"Does The Senate Health Bill Really Cost $2.5 Trillion?"
Over at TPMDC, Brian Beutler takes apart the Republican argument that the mischievous Democrats fooled the non-partisan Congressional Budget Office (CBO) into thinking that the cost of the Senate bill is $848 billion over 10 years, when the real figure — GOP staffers discovered — is $2.5 trillion:
It appears as if the number comes from a press release from Budget Committee ranking member Judd Gregg (R-NH), written the morning after the CBO released its analysis, which reads “American taxpayers are about to see an unprecedented expansion of the federal government that will cost a staggering $2.5 trillion when fully implemented.”
On Saturday, Republicans repeated the figure over and over while debating the motion to proceed:
Moving the start date of the exchanges and most other benefit-heavy policies to 2014 helps bank more money for reform (and meet the President’s $900B limit), but the bill doesn’t exactly hoard away billions to pay for benefits. According to the CBO, between 2013 and 2015, the government takes in $54 billion, but pays out $12 billion to insure Americans who are denied coverage in the individual market and gives tax credits to small businesses that choose to offer health insurance coverage. Over that time period, the bill collects taxes from the health care industry — cuts the industry has already generally agreed to — and banks $42 billion for implementing reform and expanding the system to accommodate 31 million newly-insured Americans.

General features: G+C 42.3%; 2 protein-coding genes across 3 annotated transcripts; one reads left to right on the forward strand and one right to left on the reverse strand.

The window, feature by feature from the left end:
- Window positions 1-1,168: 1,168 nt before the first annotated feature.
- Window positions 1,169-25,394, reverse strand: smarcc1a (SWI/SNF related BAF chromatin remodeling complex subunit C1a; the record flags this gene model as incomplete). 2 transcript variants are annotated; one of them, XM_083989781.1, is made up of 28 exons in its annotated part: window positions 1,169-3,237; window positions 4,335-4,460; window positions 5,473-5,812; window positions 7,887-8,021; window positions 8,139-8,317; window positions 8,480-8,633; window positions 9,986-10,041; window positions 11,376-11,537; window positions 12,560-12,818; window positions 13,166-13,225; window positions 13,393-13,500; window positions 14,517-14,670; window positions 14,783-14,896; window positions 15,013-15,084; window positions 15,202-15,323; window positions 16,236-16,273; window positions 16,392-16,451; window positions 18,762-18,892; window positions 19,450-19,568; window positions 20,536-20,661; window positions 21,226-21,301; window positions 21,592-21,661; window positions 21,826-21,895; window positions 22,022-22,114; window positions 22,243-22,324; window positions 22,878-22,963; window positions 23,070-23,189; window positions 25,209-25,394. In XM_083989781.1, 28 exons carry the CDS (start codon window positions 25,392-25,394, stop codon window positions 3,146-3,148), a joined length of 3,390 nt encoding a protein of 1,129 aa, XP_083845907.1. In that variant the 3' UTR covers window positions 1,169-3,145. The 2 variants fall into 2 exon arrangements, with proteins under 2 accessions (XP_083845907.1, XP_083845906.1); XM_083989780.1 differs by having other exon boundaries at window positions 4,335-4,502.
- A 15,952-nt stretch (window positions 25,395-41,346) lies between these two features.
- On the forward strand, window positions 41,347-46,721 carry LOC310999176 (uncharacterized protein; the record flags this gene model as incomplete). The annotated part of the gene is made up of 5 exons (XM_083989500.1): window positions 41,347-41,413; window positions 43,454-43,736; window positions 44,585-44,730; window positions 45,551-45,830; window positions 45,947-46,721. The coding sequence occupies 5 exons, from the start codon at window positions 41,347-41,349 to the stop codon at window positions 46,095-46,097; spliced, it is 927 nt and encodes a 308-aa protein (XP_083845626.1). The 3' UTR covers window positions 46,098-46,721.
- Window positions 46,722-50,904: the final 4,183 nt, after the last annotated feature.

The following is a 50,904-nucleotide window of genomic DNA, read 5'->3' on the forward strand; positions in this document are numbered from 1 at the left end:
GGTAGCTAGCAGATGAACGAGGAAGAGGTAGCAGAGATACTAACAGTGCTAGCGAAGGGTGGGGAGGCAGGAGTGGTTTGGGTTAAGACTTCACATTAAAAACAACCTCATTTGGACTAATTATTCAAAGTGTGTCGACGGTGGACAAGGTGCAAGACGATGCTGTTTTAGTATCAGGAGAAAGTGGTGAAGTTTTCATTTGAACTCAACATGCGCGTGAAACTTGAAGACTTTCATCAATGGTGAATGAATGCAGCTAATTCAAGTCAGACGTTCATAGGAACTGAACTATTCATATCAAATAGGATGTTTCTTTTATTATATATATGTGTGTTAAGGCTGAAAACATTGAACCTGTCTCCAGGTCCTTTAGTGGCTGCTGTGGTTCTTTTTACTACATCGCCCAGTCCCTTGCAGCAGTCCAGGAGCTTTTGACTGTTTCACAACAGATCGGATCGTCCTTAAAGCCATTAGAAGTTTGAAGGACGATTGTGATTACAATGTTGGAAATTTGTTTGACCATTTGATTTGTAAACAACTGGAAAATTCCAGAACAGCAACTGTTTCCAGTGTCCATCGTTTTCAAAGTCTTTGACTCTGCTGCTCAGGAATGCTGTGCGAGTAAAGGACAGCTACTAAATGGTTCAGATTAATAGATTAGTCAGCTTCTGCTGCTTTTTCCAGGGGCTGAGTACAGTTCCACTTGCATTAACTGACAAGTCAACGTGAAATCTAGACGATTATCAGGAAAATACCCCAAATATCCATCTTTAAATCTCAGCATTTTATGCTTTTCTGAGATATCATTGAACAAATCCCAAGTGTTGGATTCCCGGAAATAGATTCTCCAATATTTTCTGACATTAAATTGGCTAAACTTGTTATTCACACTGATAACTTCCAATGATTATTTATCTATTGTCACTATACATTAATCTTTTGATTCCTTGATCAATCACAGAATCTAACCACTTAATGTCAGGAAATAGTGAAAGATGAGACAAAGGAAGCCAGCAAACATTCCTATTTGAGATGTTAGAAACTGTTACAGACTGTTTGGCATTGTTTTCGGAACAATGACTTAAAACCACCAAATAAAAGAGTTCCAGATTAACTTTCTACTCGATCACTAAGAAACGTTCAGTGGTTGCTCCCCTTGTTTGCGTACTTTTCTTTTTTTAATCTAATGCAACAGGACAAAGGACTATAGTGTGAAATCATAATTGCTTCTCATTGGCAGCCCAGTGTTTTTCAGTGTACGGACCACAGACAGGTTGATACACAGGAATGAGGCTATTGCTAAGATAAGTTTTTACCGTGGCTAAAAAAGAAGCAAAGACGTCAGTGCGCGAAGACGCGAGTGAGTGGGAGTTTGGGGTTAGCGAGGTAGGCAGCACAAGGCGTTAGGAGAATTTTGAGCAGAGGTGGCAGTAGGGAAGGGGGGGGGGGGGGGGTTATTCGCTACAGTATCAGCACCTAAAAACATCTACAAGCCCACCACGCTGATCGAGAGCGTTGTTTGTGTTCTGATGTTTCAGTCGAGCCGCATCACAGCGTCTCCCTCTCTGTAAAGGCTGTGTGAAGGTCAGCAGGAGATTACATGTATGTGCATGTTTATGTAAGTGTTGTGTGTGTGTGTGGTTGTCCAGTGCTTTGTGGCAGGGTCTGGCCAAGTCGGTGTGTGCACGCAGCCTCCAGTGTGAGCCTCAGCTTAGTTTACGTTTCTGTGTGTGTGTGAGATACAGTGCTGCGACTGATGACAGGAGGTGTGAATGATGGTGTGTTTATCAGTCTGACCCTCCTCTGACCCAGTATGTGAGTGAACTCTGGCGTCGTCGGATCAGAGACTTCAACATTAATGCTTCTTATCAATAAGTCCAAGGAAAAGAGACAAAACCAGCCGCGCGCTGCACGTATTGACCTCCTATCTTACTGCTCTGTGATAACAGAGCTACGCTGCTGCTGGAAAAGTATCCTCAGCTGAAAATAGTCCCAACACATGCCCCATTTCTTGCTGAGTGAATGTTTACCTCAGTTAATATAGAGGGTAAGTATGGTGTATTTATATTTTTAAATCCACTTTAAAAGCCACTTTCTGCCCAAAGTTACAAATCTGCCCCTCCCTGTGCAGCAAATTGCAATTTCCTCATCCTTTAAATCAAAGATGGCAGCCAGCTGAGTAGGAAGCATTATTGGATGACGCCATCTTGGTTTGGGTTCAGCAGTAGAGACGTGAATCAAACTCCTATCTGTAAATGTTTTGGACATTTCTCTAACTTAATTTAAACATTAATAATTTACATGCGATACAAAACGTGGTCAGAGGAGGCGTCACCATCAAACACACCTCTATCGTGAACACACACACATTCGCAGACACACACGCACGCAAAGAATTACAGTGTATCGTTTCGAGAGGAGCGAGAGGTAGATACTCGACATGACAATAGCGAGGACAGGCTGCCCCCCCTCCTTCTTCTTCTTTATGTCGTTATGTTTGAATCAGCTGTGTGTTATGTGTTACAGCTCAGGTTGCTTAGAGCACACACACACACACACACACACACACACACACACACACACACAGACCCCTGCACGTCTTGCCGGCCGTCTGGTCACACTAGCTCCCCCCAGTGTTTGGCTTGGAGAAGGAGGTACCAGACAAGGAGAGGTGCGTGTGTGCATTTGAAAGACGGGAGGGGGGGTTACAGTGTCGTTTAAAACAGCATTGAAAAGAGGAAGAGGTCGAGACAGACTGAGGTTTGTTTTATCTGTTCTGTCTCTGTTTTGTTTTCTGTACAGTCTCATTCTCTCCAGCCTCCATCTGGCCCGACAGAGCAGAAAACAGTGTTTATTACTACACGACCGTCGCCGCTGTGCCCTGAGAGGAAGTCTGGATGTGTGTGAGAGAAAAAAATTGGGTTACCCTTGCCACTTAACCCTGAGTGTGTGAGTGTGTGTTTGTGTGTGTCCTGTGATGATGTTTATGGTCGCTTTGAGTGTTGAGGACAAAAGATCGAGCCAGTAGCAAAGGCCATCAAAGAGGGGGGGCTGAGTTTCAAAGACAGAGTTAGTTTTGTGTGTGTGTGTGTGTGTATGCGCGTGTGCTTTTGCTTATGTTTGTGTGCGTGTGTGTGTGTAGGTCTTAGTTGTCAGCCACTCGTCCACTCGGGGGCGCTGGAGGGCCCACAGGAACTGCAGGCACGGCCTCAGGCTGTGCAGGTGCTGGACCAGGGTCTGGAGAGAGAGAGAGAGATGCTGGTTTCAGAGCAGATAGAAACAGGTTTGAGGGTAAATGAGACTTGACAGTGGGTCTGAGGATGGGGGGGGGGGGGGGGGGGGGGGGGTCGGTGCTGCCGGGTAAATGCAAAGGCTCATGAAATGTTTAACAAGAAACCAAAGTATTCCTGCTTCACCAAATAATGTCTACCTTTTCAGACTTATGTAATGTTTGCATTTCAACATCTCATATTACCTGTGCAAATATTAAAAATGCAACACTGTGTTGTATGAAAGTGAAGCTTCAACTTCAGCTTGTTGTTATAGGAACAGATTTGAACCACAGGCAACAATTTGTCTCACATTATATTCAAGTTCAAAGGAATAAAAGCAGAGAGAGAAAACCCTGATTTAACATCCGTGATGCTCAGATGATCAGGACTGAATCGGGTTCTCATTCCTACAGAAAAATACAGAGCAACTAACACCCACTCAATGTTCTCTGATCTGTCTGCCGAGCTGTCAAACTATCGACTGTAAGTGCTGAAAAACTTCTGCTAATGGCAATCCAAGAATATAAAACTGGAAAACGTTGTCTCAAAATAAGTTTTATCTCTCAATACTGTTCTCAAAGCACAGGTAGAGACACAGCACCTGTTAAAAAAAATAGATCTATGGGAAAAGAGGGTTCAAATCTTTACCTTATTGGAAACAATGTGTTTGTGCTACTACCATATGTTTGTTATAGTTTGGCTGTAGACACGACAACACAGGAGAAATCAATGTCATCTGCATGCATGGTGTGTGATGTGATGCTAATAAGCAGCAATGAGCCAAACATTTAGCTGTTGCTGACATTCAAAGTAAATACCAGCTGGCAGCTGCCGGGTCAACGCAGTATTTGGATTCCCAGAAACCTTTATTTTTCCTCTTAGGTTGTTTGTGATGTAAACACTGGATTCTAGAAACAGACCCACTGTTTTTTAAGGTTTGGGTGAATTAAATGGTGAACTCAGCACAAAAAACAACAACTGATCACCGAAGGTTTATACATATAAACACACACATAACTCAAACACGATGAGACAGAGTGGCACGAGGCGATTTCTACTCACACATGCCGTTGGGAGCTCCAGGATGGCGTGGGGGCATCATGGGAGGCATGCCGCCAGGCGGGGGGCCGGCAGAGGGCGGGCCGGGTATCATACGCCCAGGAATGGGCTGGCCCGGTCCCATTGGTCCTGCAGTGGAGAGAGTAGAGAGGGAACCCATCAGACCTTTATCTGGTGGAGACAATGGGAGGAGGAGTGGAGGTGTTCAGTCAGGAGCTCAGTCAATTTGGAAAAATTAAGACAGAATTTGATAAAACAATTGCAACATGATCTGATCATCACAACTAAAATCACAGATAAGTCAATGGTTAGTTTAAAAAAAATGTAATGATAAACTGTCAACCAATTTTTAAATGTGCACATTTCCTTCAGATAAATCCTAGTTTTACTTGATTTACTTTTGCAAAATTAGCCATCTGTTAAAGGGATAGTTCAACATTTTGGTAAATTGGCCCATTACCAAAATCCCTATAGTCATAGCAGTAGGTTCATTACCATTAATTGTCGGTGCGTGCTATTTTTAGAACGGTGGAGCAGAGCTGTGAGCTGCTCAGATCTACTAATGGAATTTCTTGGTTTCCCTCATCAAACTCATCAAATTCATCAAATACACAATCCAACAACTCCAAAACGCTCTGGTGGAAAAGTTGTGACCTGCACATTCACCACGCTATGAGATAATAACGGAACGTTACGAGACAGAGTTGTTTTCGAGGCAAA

The government spends more on health care in the first 10 years but during the decade following the 10-year budget window, “the increases and decreases in the federal budgetary commitment to health care stemming for this legislation would roughly balance out, so that there would be no significant change in the commitment.” As Beutler points out, “the critique elides the fact that, whatever the federal responsibility for health care becomes as a result of this bill, it’s projected to dramatically reduce the deficit in both the near and long term.” And that’s something Republicans didn’t care for until the Democrats introduced legislation taking on the health insurance industry.